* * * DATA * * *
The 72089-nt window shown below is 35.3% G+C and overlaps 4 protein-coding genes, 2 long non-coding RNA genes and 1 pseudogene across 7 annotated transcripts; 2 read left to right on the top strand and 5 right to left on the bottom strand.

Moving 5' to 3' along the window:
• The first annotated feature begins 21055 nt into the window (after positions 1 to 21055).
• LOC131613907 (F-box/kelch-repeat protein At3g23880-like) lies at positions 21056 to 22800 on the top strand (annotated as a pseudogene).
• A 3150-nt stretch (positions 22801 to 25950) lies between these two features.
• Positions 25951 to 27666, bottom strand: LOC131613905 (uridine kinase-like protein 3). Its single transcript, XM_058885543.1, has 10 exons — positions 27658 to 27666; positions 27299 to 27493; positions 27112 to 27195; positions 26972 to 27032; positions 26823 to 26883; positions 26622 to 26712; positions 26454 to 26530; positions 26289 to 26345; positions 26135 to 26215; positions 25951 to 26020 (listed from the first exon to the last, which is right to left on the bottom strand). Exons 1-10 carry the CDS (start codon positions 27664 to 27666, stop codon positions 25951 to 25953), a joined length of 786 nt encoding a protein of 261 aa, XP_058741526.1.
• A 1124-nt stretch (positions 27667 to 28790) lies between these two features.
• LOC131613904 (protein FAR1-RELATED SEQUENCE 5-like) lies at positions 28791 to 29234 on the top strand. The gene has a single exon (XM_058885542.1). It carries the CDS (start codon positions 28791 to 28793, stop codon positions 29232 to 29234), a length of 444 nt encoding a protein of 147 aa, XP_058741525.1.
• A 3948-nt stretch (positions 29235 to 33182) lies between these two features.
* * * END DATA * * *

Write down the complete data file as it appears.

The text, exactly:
The 72089-nt window shown below is 35.3% G+C and overlaps 4 protein-coding genes, 2 long non-coding RNA genes and 1 pseudogene across 7 annotated transcripts; 2 read left to right on the top strand and 5 right to left on the bottom strand.

Moving 5' to 3' along the window:
• The first annotated feature begins 21055 nt into the window (after positions 1 to 21055).
• LOC131613907 (F-box/kelch-repeat protein At3g23880-like) lies at positions 21056 to 22800 on the top strand (annotated as a pseudogene).
• A 3150-nt stretch (positions 22801 to 25950) lies between these two features.
• Positions 25951 to 27666, bottom strand: LOC131613905 (uridine kinase-like protein 3). Its single transcript, XM_058885543.1, has 10 exons — positions 27658 to 27666; positions 27299 to 27493; positions 27112 to 27195; positions 26972 to 27032; positions 26823 to 26883; positions 26622 to 26712; positions 26454 to 26530; positions 26289 to 26345; positions 26135 to 26215; positions 25951 to 26020 (listed from the first exon to the last, which is right to left on the bottom strand). Exons 1-10 carry the CDS (start codon positions 27664 to 27666, stop codon positions 25951 to 25953), a joined length of 786 nt encoding a protein of 261 aa, XP_058741526.1.
• A 1124-nt stretch (positions 27667 to 28790) lies between these two features.
• LOC131613904 (protein FAR1-RELATED SEQUENCE 5-like) lies at positions 28791 to 29234 on the top strand. The gene has a single exon (XM_058885542.1). It carries the CDS (start codon positions 28791 to 28793, stop codon positions 29232 to 29234), a length of 444 nt encoding a protein of 147 aa, XP_058741525.1.
• A 3948-nt stretch (positions 29235 to 33182) lies between these two features.